Senate
House
Joint
Bill Status
WV Code
Audits/ Reports
Educational
Contact
home
home

West Virginia Court of Claims

Volume Number: 30
Category(s): STREETS AND HIGHWAYS
Opinion Issued July 30, 2013
CALEB BANKS
VS.
DIVISION OF HIGHWAYS
(CC-11-0005)
     Claimant appeared pro se.
     Andrew F. Tarr, Attorney at Law, for Respondent.
     PER CURIAM:
      Claimant, Caleb Banks, brought this action to recover damages which occurred when his 2006 Lexus GS 300 struck a road defect along U.S. 119 near Williamson, Mingo County. U.S. 119 is a public road maintained by Respondent. The Court is of the opinion to grant an award in this claim for reasons more fully stated below.
      The incident giving rise to this claim occurred at approximately 7:15 p.m. on September 7, 2010. U.S. 119 is a four-lane road with a median. The weather on the date of the incident was dry, and visibility was clear. Claimant testified that while returning from work his vehicle struck an uneven patch of road in a construction zone being worked by Respondent. Claimant stated that he was traveling within the speed limit. As a result of the incident, Claimant’s vehicle sustained damage to its wheels and tires in the amount of $3,627.08. However, since Claimant’s insurance declaration sheet indicates collision insurance with a $500.00 deductible amount, Claimant’s recovery is limited to that amount.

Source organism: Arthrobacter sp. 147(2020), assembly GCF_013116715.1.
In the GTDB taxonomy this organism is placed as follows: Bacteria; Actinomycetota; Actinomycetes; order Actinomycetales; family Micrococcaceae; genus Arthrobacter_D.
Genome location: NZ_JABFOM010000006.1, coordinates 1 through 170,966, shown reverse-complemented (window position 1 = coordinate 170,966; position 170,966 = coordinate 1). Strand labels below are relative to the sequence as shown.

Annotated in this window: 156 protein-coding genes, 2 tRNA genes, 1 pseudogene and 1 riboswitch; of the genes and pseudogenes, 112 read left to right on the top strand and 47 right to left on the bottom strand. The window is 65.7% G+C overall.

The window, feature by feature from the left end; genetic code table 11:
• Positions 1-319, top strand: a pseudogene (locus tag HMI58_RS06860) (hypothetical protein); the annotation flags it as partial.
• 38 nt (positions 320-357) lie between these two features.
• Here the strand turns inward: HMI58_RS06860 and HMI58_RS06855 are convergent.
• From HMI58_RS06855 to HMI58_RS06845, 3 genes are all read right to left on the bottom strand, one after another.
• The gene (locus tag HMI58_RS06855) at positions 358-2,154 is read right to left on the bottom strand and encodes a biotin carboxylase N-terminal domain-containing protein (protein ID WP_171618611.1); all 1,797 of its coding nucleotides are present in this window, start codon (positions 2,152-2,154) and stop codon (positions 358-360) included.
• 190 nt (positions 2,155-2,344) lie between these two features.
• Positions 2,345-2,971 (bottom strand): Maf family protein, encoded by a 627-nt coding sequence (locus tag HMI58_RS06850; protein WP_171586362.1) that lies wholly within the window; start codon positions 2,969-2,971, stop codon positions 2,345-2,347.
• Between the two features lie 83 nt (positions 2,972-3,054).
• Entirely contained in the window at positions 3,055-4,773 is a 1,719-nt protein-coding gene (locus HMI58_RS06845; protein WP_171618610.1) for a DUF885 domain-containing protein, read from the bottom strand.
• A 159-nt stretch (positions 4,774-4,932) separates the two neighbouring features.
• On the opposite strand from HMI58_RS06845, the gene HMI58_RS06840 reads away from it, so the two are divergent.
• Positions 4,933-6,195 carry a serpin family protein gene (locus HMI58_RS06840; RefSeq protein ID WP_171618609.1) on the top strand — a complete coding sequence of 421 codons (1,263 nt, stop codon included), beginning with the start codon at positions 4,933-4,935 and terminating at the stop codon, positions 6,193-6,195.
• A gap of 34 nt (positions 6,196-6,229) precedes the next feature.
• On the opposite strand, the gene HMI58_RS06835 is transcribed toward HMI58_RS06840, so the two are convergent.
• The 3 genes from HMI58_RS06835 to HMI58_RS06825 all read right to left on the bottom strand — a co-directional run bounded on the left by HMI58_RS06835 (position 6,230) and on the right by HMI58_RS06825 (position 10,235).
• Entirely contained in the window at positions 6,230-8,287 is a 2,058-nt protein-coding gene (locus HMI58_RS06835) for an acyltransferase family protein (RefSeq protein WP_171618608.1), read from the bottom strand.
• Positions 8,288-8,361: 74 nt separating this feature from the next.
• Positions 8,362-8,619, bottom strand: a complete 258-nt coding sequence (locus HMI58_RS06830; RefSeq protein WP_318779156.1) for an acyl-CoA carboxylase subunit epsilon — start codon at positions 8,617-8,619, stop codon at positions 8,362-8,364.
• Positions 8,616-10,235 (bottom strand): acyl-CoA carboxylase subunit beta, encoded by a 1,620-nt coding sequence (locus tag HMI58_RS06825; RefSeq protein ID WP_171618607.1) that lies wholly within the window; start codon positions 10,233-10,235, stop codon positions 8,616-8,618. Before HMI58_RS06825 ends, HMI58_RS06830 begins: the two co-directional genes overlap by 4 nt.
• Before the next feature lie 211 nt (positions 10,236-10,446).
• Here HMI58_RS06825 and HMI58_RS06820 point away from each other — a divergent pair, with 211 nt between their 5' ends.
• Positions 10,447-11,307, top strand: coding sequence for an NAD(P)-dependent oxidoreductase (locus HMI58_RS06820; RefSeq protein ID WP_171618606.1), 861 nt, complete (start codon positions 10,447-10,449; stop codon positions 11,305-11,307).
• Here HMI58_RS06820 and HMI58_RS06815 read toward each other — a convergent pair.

Respondent did not produce witnesses at the hearing on this matter; however, Respondent argues that it is not liable for the incident because Respondent did not have actual or constructive notice of the defect.
      The well-established principle of law in West Virginia is that the State is neither an insurer nor a guarantor of the safety of travelers upon its roads. Adkins v. Sims, 130 W.Va. 645, 46 S.E.2d 81 (1947). Therefore, in order to hold Respondent liable for road defects of this type, Claimant must prove that Respondent had actual or constructive notice of the defect and a reasonable amount of time to take corrective action. Pritt v. Dep’t of Highways, 16 Ct. Cl. 8 (1985); Chapman v. Dep’t of Highways, 16 Ct. Cl. 103 (1986). “Actual notice” is based on direct evidence known by a person or entity while “constructive notice” is defined as "[n]otice arising by presumption of law from the existence of facts and circumstances that a party had a duty to take notice of . . .; notice presumed by law to have been acquired by a person and thus imputed to that person." Mace v. Ford Motor Co., 221 W. Va. 198, 653 S.E.2d 660 (2007) (citing Black’s Law Dictionary at 1090 (8th Ed. 2004)).
      In the instant case, the Court is of the opinion that Respondent had, at the least, constructive notice of the road defect along the construction zone in question. Respondent should have been on notice given the nature of the construction project and given the average daily traffic count along U.S. 119. Therefore, the Court finds that Respondent was negligent in its maintenance of U.S. 119.
      It is the opinion of the Court of Claims that the Claimant should be awarded the sum of $500.00, the amount of his insurance deductible.
      Award of $500.00.
     
Summary:
     


If your search was unsuccessful, please try the full volume in Archived Decisions


Decisions | Summary | Rules | FAQ | Crime Victims | Judges | CoC Home
This Web site is maintained by the West Virginia Legislature's Office of Reference & Information.  |  Terms of Use  |   Web Administrator   |   © 2014 West Virginia Legislature **